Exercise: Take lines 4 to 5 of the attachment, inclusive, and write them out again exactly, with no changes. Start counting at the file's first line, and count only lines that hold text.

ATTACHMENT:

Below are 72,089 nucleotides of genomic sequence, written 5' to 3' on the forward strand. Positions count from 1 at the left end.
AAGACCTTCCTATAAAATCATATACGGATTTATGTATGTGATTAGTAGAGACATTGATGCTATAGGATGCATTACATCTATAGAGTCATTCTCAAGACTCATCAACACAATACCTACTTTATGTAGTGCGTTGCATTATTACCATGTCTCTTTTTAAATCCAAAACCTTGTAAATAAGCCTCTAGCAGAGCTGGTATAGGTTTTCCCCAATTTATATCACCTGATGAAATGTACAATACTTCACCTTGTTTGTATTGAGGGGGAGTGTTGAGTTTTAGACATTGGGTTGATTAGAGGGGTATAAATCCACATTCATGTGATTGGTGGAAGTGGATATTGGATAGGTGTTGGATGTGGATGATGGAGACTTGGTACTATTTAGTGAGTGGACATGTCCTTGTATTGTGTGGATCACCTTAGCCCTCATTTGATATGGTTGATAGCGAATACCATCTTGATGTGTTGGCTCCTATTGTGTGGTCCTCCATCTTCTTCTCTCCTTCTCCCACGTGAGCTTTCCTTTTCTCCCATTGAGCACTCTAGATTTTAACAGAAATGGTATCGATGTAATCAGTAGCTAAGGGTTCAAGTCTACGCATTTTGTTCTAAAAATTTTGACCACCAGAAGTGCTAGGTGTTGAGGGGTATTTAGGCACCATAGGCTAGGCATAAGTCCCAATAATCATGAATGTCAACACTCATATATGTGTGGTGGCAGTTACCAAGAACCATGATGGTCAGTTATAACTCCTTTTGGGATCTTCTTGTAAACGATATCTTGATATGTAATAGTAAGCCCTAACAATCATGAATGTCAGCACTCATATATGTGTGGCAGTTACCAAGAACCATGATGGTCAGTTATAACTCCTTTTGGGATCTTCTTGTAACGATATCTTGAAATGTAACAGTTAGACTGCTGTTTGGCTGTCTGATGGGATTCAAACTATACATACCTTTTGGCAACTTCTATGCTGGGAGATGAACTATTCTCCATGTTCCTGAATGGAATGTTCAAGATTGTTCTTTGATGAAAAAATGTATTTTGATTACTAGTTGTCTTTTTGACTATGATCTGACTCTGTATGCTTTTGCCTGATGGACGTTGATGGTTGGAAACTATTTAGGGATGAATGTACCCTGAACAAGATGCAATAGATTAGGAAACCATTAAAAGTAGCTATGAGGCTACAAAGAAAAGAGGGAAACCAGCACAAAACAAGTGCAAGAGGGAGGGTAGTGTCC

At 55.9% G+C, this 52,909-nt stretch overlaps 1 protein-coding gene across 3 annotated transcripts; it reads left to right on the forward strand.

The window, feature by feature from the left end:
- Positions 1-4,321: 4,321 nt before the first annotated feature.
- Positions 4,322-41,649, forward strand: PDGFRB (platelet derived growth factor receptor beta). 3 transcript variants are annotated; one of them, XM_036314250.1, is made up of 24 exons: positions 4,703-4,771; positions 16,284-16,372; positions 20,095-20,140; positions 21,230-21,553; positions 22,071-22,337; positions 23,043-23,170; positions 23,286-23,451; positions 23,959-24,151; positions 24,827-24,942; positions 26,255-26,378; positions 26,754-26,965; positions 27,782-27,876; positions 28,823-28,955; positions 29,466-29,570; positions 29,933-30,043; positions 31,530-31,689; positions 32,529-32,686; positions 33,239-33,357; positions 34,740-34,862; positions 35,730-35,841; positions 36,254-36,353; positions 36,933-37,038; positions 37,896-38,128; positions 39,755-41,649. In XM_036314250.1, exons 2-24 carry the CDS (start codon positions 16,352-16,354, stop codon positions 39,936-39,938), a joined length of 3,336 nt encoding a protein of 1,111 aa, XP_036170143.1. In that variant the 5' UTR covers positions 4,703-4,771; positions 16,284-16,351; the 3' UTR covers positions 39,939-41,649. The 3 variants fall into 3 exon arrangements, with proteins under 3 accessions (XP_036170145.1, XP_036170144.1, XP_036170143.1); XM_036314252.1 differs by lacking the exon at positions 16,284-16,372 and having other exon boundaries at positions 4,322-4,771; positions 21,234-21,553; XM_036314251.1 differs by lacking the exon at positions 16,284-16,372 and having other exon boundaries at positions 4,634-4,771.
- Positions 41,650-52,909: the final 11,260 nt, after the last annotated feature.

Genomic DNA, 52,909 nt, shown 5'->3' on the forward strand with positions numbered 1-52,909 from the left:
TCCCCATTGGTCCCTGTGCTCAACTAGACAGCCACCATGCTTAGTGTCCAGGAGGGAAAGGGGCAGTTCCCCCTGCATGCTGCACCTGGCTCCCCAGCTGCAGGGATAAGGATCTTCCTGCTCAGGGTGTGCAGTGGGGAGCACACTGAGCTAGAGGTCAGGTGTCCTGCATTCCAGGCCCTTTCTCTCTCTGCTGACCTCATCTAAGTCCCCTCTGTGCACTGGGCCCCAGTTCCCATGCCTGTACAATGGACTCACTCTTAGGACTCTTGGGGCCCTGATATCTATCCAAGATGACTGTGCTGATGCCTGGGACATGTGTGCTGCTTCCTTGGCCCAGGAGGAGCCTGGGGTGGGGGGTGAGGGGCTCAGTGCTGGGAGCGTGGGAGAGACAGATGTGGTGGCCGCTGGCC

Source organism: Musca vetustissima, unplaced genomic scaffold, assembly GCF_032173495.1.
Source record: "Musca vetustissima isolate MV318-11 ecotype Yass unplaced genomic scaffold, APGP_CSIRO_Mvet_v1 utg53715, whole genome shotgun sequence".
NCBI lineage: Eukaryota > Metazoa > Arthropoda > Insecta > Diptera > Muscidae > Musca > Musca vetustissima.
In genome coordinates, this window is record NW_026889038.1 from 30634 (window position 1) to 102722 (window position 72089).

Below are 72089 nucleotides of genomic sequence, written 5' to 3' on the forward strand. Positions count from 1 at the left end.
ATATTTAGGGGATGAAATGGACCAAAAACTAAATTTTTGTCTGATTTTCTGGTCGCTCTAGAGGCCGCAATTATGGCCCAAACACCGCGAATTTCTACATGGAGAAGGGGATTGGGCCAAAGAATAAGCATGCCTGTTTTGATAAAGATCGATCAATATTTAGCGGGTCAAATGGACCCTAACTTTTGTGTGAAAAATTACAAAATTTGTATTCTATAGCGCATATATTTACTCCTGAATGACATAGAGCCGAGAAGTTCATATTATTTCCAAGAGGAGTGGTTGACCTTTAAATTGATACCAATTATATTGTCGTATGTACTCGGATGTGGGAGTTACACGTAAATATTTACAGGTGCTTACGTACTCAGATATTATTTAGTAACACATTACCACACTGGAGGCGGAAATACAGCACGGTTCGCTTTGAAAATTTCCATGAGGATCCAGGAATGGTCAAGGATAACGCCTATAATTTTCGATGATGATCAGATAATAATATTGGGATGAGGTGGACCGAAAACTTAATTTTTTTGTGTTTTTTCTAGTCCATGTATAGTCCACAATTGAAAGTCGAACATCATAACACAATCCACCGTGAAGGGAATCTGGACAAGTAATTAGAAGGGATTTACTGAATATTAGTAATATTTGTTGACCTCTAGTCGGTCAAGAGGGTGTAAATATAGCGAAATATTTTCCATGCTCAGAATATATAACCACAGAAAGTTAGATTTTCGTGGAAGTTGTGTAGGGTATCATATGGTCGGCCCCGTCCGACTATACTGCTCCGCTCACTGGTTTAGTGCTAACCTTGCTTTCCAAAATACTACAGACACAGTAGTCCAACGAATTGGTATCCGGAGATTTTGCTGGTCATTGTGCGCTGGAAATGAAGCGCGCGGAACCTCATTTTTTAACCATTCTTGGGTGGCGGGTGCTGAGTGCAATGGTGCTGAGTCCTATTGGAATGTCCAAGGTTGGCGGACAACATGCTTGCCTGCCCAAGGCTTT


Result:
The window, feature by feature from the left end:
- Positions 1-4,321: 4,321 nt before the first annotated feature.